What Do You Want to Do?
I am a big proponent of learning the skills or gaining knowledge about the topics that interest you and turning that into a career. it sure beats taking any job that comes your way just for the sake of a paycheck. If you don't want to be a business owner then at least parlay what you're interested in into a career working for a company you love.
I write a lot of content on different platforms and I have my own websites where I share information with other safety professionals. One of the main reasons I do this is because my interests are in content creation, online business, entrepreneurship, and marketing. While I am a full-time health and safety officer during the day, I use my free time to pursue those interests and have found ways in which they intersect with my full-time career.
Learning these skills outside of my day job and putting myself out there provides me with the opportunity to pursue careers or side jobs outside of safety – or outside of the traditional safety route, at least. By continually exploring and developing these skills, I could eventually develop my own safety-related business or work for a company in a completely different capacity than I am in now.
This will leave me with more career options down the road and, more importantly to me, options I am interested in pursuing – not just opportunities I have to take for the sake of a paycheck.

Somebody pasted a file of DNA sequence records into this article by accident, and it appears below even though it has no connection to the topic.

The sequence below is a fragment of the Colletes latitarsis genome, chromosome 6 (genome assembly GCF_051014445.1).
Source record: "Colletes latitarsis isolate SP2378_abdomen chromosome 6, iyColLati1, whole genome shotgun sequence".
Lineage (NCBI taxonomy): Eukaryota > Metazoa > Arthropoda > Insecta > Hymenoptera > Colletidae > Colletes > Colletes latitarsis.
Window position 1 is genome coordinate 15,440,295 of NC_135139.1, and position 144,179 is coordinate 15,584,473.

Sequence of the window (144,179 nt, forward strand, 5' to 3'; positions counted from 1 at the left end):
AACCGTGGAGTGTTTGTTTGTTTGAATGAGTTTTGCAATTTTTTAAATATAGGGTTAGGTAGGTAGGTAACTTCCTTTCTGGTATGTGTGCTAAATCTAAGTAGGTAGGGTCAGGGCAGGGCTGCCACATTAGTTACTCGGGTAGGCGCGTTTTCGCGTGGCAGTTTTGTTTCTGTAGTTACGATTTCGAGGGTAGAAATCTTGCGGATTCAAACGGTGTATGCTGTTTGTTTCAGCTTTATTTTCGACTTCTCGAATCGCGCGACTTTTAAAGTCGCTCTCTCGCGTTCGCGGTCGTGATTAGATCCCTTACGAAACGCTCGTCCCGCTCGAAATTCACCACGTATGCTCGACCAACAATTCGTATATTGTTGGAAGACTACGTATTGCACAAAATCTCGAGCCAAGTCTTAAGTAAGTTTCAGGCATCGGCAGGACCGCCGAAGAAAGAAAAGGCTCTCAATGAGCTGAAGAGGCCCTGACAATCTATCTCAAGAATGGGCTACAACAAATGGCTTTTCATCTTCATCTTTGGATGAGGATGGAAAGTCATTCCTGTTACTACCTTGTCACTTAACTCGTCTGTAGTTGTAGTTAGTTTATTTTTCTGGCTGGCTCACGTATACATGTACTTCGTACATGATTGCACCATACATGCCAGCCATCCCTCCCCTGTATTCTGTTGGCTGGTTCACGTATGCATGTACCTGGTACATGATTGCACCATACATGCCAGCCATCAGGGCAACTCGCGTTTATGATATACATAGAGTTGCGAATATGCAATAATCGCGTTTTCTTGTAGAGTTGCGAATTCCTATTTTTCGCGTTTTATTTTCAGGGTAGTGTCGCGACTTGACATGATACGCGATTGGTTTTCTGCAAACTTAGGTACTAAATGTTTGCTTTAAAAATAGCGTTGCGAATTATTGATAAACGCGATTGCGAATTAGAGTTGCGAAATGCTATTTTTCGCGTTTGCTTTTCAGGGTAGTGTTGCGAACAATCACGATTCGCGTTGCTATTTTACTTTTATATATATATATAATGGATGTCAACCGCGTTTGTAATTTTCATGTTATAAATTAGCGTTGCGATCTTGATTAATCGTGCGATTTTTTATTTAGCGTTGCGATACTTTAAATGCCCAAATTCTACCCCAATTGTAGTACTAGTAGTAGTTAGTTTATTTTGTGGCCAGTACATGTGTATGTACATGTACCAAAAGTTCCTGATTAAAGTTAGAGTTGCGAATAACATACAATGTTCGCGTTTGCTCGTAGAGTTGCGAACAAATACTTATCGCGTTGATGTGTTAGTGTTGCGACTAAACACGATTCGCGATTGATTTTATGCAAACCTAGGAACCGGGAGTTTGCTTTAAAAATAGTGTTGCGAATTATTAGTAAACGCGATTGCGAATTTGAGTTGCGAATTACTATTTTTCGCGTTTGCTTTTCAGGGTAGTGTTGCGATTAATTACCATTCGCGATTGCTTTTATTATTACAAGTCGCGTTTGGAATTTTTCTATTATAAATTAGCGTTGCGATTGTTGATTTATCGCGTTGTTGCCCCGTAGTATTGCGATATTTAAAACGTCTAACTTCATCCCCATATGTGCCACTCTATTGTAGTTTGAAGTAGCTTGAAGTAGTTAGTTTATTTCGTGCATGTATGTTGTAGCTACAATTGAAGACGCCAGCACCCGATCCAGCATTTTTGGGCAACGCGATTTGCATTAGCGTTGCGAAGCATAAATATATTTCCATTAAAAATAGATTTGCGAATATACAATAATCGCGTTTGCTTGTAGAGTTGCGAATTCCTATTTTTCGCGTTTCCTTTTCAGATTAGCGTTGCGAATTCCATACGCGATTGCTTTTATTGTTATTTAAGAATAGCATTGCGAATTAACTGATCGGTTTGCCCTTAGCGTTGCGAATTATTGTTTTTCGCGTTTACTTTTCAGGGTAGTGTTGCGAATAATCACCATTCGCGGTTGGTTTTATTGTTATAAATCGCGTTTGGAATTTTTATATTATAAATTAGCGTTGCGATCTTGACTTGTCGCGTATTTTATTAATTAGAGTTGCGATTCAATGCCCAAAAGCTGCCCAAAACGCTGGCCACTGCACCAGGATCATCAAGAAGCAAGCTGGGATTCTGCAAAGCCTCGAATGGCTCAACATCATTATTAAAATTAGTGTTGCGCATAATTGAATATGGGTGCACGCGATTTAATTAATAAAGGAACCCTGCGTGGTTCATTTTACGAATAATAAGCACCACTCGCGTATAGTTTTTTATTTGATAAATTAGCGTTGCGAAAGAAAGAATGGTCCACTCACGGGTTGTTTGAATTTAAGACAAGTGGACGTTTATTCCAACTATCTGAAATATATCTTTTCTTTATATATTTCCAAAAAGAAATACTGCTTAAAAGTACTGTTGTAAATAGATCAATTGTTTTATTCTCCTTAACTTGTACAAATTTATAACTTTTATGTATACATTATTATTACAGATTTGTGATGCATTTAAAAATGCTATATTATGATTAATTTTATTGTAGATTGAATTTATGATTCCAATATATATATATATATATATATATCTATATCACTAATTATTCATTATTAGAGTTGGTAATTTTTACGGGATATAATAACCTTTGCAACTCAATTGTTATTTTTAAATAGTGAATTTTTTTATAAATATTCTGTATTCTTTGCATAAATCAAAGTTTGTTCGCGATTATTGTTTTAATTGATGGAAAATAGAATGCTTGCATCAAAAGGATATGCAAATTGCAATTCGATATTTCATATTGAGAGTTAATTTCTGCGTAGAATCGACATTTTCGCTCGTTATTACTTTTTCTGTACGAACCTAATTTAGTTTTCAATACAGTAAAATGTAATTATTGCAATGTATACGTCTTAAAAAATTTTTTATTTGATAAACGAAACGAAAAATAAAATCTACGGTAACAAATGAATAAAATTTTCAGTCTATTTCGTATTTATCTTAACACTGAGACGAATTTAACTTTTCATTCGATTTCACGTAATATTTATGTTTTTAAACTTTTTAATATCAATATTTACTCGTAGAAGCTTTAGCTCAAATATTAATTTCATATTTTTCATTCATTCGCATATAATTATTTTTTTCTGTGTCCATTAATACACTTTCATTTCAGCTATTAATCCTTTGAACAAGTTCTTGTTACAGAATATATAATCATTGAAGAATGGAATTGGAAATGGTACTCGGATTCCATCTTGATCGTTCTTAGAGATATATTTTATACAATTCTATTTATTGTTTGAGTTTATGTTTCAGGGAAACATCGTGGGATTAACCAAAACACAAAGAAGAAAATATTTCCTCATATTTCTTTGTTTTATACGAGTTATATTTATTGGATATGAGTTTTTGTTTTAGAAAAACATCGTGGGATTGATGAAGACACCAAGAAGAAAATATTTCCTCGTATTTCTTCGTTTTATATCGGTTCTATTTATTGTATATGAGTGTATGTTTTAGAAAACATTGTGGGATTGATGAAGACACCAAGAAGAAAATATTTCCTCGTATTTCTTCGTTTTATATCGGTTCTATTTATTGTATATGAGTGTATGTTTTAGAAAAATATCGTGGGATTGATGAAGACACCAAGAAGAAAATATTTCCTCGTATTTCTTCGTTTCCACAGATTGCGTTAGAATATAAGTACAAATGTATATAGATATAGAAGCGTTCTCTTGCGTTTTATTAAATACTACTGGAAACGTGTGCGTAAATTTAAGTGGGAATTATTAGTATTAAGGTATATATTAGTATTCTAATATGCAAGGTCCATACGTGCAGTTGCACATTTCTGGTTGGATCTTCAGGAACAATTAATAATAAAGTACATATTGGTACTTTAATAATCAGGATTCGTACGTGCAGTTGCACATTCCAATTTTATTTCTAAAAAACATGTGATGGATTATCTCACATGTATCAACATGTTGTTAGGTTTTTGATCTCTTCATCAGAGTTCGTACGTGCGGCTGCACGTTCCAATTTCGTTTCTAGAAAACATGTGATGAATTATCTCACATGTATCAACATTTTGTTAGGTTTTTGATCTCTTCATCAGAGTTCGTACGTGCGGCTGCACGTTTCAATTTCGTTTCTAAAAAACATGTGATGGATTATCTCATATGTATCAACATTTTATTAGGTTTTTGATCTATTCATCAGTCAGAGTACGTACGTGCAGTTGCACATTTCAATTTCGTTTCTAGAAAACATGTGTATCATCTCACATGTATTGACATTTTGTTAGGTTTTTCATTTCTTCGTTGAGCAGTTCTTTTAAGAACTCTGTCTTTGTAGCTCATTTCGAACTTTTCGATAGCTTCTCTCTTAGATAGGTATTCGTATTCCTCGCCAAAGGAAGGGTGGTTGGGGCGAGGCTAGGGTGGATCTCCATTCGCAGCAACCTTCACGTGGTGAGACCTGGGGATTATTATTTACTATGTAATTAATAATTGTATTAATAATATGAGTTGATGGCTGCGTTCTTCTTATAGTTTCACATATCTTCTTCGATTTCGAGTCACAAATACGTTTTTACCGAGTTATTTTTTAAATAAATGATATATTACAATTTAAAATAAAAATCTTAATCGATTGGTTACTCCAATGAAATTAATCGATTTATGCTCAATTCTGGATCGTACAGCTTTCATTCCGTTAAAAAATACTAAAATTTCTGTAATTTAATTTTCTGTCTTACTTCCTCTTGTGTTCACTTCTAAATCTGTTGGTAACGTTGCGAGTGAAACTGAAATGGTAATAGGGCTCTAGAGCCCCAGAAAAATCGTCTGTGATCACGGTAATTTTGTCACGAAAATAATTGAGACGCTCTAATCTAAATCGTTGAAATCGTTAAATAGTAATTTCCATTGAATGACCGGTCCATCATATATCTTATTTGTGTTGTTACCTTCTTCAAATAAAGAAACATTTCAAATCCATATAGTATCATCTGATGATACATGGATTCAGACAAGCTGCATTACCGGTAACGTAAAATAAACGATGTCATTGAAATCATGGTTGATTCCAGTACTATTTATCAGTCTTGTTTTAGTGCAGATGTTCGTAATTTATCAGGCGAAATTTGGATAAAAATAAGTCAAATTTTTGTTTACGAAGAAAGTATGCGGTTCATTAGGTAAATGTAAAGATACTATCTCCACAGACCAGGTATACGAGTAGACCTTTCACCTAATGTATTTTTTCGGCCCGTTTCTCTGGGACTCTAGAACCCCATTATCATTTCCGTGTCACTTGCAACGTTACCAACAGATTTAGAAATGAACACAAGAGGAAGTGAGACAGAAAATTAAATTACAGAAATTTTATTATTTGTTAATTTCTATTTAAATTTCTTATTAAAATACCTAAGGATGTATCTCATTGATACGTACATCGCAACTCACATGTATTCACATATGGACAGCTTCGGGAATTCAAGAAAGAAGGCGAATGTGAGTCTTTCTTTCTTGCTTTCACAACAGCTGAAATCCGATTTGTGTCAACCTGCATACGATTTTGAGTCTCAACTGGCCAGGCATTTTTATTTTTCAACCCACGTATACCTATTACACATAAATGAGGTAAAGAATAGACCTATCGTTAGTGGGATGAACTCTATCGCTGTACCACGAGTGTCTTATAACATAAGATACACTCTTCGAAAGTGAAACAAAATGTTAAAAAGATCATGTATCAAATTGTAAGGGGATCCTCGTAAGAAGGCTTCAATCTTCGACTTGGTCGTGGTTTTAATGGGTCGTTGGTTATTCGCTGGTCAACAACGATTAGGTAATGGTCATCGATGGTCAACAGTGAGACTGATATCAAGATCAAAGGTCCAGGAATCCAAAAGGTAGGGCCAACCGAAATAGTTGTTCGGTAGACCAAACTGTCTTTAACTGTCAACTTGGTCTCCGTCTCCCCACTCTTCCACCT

What Do You Need to Do?
Unfortunately, what we want to do might not happen for numerous reasons, at least not in a timely manner. If you are more just focused on job security or securing your career path over the long term, then you have to focus on what you need to do.
What skills, industries, and positions do you see becoming in demand over the foreseeable future? What experience, knowledge, and skills do you have right now that line up with those long-term, in demand ones?
The differences between the two are the gaps you need to address. If you see that a bachelor's degree is the only way to land a job or advance in the career field or industry you want to work in, then you need to figure out a way to earn that degree (learn about The Certifications that Will Help You Advance Your Safety Career Internationally and in the UK).
Similarly, if you are an experienced, certified, and degreed professional but you see that the industry you have most of your experience in is dwindling down, you probably should be thinking of making the jump to a more promising industry as soon as possible.
What you need to do will depend where the profession as a whole is going, but it will depend even more on where you are currently at in your career and what gaps you need to address.
Safety professionals are constantly pushing the idea that we need to be proactive. You are probably the one pushing that message to employees so they get to go home safe and healthy at the end of every work day.
But are you taking your own advice? How proactive are you in your career?
Professionals in any field should be looking at what gaps they have when it comes to the skills, experience, and knowledge the job market is looking for. Taking a proactive approach to addressing the gaps can make the difference in whether you have a job or not in five years.
It is difficult to accurately predict changes and larger trends in entire professions over long periods of time. But unless you give it careful thought and take calculated action, it will be more difficult to make transitions when needed.